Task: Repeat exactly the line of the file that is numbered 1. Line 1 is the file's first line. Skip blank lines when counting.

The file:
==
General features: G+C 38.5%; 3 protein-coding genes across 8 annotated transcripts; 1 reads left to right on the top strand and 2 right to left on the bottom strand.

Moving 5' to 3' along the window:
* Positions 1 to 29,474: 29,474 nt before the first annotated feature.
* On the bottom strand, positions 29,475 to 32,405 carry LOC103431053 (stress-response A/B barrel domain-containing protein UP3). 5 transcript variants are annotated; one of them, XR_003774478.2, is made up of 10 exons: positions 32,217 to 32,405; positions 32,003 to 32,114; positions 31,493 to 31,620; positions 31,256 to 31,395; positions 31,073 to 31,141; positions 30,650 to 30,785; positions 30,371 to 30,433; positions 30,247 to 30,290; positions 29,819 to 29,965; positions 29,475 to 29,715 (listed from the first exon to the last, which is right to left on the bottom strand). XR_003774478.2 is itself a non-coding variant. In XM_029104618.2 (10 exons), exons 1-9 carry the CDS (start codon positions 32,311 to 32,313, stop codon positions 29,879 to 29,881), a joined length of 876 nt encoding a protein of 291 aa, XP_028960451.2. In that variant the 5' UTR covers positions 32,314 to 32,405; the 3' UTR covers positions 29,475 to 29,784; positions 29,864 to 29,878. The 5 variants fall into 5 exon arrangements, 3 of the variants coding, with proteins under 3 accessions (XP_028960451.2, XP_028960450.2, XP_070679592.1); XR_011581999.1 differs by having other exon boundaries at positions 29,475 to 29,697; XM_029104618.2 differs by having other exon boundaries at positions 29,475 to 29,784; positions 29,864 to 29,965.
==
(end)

General features: G+C 38.5%; 3 protein-coding genes across 8 annotated transcripts; 1 reads left to right on the top strand and 2 right to left on the bottom strand.